Religion has always been a huge aspect of my life. I was raised Roman Catholic and it soon became my main source of friendships and social interaction. I\’m not going to lie, I started getting involved in church because I wanted to talk to cute boys and do fun things like go to Galveston without my parents, but as my involvement got more intense, I became very invested in Catholicism as a religion and later as a fascinating topic of study. Throughout college, I was involved at the University Catholic Center and began associating with the Schoenstatt Movement (a Marian spirituality) soon after. The Schoenstatt movement was interesting for a number of reasons on a sociological level. 1) The men and women were split up until they got married, so, in college, there was a clear distinction between the approaches of the women\’s groups vs. the men\’s groups. The men\’s groups were much more structured and had access to more resources than the women\’s groups (access to the main priest, a more legitimate reputation, help in forming and sustaining groups, etc.), but the women\’s groups had a lot more freedom to do as they pleased. 2) Because this is a Marian movement within the Catholic Church, you have this interesting cross-section of a patriarchal leadership structure with a high level of devotion to a feminine icon. The women\’s groups often felt connected to Mary as a woman while the men saw her only as the most perfect disciple. To acknowledge Mary as a central figure in the movement means to subvert the very patriarchal structure the movement exists within. I found this to be an extremely interesting topic and ultimately wrote my thesis on the gender construction within this religious group.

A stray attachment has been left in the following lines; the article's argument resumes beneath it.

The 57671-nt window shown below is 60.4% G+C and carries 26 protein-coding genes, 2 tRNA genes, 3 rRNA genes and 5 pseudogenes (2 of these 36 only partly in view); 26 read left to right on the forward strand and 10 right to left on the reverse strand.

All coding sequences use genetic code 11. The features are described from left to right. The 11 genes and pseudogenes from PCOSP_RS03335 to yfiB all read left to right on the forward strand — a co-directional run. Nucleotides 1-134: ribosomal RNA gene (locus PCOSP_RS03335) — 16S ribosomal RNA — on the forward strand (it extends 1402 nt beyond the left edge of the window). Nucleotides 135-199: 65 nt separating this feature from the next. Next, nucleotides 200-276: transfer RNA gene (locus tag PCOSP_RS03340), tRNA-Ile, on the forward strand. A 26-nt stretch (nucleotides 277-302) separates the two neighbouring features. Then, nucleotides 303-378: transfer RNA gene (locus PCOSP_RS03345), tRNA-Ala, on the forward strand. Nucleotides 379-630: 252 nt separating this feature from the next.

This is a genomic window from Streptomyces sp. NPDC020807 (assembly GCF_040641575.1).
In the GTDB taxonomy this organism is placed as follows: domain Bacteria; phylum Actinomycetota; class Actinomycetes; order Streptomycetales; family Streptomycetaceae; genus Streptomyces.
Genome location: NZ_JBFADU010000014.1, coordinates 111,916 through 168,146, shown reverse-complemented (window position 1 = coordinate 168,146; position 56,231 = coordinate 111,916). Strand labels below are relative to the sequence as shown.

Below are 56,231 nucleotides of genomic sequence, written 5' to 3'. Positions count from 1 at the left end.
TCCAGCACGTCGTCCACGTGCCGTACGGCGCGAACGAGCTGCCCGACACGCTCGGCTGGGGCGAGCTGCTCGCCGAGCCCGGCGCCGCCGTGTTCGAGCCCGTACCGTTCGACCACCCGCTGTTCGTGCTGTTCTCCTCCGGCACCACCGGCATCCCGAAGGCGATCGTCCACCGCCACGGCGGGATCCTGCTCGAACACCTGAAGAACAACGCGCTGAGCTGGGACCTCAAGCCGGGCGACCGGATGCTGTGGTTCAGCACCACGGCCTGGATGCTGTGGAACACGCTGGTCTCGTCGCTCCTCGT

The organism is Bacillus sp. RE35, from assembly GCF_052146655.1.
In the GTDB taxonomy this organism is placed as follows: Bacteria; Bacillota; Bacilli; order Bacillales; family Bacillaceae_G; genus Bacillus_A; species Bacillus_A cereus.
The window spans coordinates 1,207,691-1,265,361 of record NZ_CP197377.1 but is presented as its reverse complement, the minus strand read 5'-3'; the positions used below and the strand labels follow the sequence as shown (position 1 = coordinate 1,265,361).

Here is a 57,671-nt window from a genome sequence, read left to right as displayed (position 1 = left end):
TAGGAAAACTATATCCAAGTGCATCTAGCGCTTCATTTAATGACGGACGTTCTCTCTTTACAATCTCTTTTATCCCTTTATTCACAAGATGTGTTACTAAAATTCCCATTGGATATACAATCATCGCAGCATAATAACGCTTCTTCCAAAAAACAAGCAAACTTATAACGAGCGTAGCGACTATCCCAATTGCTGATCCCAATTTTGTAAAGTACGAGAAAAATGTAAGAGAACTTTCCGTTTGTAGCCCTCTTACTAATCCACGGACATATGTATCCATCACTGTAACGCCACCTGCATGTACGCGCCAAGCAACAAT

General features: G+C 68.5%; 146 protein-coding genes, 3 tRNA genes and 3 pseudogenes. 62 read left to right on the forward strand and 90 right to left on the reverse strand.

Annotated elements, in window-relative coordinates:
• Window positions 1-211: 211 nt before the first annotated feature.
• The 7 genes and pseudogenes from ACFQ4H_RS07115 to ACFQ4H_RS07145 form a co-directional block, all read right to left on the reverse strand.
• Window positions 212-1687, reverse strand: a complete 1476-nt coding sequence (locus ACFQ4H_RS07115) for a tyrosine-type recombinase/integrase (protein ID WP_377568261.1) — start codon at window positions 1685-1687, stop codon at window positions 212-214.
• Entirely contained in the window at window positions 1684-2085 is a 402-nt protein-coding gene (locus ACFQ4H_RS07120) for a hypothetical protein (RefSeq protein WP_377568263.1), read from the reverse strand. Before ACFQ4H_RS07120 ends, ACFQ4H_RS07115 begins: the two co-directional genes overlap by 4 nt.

I learned about enneagram when I was 17 years old at my confirmation retreat, the last retreat I went on in high school (as opposed to staff). The enneagram was a major component to that retreat and we were all encouraged to see what our personal gifts were (in relationship to the gifts of the holy spirit) and how Jesus encompassed all of the types. I am very lucky because mine was the last confirmation retreat to include the enneagram as we got a new youth minister who denounced the enneagram as being new age and completely revamped the structure of confirmation retreat. At the time, I erroneously typed myself as a Seven (who doesn\’t want to be the life of the party?) and while I found the system to be fun and interesting (and did a significant amount of reading), I didn\’t really have the self-reflection skills to use it meaningfully at the time.